‘ize’ rather than ‘ise’ . Use ‘ize’ endings, e.g. organize, realize, but advertise, advise, apprise, chastise, comprise, compromise, demise, despise, disenfranchise, disguise, enterprise, excise, exercise, improvise, supervise, surmise, surprise, etc. Please check in the dictionary if necessary.

  • Use single quotes, and double quotes within single quotes when necessary.
  • Dates:  as 29 September 1903
  • Titles:  Earl Richard; Richard, Earl of Kent; the Bishop of Gloucester. Specific titles upper-cased, general references, including king, lower case.
  • Hyphens:  In adjectives but not nouns: thirteenth-century justice but the thirteenth century; south-east England but the south east.
  • Quoted material of more than 40 words should be displayed as an indented block quote, with a line spacing above and below, and be double spaced. Quote marks are not necessary for block quotes. Spelling and punctuation of the original should be copied exactly. This includes any ‘ise’ endings that may differ from that main body of the book.
  • Use underline to indicate where text is to be set in italics, as italic formatting can drop out in the conversion to a Quark file (e.g. titles of books, journals, etc.).
  • For personal or geographic names that have several forms, decide on a preferred version and indicate this along with accents.  This is especially useful in edited works, where each contributor may use a different version.  Quotations should, however, retain the spelling of the original.



  • The typescript should be set out in such a way that the heading levels within chapters are immediately apparent. 'To indicate the different levels of heading and subheading in your manuscript, please use [A] in front of main headings, [B] in front of sub-headings and [C] in front of sub-subheadings if necessary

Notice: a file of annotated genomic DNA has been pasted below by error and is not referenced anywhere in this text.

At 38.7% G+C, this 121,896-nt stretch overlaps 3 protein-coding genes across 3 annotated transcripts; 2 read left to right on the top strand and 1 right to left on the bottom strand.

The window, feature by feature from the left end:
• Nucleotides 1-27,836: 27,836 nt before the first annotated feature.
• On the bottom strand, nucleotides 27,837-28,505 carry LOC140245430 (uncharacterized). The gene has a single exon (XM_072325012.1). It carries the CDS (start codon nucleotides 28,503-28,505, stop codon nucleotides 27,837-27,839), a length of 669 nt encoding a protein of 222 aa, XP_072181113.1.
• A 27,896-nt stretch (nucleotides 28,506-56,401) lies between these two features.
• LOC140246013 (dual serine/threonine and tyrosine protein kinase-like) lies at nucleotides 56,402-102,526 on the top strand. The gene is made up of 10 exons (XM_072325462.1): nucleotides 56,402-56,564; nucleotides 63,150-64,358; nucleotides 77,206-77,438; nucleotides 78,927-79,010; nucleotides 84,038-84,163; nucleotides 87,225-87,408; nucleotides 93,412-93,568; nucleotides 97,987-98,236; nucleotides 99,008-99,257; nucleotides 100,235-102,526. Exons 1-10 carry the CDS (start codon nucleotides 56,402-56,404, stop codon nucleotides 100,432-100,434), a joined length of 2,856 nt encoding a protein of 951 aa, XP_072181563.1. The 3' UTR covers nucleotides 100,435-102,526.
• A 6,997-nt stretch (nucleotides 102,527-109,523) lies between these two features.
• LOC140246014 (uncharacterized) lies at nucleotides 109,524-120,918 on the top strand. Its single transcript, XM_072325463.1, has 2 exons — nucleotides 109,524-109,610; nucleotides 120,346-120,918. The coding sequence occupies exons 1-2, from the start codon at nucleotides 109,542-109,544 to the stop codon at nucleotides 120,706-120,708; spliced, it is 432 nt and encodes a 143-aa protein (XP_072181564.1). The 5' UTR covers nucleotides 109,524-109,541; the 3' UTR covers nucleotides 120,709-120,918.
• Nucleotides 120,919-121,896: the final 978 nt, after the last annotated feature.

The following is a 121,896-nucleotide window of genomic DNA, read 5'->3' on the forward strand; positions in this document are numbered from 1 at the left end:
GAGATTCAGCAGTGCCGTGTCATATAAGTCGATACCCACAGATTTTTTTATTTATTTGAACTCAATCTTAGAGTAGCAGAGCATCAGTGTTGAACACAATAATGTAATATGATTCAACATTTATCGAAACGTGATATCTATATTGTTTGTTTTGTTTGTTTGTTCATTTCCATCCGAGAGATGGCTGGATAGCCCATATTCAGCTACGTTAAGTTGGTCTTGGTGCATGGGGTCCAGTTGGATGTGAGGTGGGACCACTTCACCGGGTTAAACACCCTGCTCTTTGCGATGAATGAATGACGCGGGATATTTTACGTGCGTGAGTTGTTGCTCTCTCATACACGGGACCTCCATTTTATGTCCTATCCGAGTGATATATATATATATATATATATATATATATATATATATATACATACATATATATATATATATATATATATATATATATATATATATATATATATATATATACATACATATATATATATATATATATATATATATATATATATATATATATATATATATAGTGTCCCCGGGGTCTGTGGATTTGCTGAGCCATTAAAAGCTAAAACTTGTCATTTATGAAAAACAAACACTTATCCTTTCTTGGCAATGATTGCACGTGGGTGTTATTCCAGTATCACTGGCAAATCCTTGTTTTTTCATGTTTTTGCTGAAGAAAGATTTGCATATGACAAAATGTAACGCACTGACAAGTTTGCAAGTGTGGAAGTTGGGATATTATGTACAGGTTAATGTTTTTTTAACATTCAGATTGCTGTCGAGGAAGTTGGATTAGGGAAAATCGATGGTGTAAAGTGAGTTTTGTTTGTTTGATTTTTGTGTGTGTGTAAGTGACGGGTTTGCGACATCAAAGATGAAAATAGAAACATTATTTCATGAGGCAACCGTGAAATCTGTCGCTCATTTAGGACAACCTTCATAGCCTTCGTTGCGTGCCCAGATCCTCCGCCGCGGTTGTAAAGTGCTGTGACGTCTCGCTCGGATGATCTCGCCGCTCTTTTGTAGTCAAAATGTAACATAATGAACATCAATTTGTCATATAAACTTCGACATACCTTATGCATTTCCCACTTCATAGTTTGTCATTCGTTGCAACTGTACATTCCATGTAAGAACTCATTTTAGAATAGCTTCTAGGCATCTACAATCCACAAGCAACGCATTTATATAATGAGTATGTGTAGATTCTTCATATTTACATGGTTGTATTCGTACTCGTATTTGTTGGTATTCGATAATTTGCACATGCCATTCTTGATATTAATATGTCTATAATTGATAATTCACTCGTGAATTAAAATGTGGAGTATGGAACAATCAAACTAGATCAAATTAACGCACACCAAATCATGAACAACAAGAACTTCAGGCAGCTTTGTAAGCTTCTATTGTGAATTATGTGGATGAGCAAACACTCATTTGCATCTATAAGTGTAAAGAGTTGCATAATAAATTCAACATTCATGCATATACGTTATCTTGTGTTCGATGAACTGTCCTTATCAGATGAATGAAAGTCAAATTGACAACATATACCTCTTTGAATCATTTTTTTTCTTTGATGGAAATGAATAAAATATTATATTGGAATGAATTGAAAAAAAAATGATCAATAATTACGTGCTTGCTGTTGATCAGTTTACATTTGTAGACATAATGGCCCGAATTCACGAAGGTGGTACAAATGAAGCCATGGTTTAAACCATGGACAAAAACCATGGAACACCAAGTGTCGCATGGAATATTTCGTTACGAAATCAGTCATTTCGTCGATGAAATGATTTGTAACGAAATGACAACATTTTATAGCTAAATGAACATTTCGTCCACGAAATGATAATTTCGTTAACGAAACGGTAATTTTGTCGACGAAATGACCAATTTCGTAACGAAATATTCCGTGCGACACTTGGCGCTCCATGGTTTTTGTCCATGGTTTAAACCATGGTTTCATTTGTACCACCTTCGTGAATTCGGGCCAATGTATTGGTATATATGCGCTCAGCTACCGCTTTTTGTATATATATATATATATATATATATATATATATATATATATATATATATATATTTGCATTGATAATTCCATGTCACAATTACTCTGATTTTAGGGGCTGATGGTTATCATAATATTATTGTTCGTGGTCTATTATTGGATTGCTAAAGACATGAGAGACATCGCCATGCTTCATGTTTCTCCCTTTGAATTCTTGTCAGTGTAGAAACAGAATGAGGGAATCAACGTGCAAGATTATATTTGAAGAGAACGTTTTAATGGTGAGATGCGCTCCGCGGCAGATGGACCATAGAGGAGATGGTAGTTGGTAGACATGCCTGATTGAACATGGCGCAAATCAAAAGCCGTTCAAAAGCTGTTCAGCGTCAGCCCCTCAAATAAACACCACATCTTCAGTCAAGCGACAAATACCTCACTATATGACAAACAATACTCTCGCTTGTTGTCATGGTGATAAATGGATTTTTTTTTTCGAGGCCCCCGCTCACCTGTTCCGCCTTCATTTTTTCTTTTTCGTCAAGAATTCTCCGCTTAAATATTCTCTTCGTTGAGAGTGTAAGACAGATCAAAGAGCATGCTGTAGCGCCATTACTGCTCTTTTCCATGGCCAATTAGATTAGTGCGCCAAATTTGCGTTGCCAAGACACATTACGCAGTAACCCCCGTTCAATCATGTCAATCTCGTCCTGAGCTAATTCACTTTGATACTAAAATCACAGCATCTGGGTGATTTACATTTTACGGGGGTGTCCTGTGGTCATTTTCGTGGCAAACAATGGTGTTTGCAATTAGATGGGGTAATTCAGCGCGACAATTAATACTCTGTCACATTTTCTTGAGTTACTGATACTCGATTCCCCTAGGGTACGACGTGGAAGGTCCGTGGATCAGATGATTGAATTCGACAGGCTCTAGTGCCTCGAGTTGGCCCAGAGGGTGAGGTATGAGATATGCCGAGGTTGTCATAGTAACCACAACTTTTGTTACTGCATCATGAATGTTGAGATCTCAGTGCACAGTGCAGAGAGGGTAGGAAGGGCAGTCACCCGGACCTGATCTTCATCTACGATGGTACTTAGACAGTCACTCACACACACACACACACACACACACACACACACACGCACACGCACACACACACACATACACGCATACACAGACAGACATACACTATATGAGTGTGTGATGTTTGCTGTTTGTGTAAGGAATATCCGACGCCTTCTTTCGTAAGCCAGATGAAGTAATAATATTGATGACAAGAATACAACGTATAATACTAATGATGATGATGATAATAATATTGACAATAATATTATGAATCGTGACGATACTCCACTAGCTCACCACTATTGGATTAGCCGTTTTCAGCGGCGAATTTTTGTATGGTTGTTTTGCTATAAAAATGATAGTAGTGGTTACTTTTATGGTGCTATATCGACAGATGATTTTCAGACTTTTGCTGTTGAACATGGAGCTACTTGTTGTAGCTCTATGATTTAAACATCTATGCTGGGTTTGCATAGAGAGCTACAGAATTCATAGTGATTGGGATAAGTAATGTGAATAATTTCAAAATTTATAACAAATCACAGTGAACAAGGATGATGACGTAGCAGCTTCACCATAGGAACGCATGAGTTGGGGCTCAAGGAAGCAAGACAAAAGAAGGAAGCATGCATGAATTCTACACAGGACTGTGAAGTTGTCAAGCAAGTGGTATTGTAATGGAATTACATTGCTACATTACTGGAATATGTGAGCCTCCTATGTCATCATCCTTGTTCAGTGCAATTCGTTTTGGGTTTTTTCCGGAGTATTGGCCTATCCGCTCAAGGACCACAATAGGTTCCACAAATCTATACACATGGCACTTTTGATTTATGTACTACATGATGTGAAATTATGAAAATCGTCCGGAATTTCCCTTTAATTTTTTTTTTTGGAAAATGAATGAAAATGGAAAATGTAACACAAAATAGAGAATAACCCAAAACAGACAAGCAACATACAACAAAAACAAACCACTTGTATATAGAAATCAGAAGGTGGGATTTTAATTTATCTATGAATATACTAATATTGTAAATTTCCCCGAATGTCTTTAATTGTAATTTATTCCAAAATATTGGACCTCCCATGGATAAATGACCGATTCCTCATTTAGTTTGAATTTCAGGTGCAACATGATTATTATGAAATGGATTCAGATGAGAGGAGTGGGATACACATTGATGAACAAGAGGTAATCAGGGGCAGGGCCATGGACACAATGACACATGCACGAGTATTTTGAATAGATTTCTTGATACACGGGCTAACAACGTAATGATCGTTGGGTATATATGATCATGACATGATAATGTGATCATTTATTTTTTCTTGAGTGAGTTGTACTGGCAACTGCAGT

Figures and Photographs


  • All illustrations and pictures should be submitted as camera-ready copy (i.e. ready for reproduction). They should be high resolution electronic file (e.g. jpeg, tiff, eps) via email/ memory stick at 600dpi where possible, or at a minimum of 300dpi. If electronic files are not available then good quality print outs for scanning must be provided. Please note that images taken from websites are unlikely to be of a high enough quality.
  • A separate, numbered list of captions may be provided, but ensure that the captions remain in the text and each illustration is clearly marked with its figure or picture number. Captions should be within the text as well as supplied in list.


  • Present all illustrations separate from the text, along with an instruction in the text, e.g. [Insert Figure 1.1 here] as to where they should ideally be placed. 
  • Please do not leave line drawings done with Word or other PC software integrated with the text. These must be pulled out and provided as separate files. If drawings have been done with Quark, Illustrator or other similar design software, these can be provided electronically, saved as high resolution image files e.g. jpg or PDF.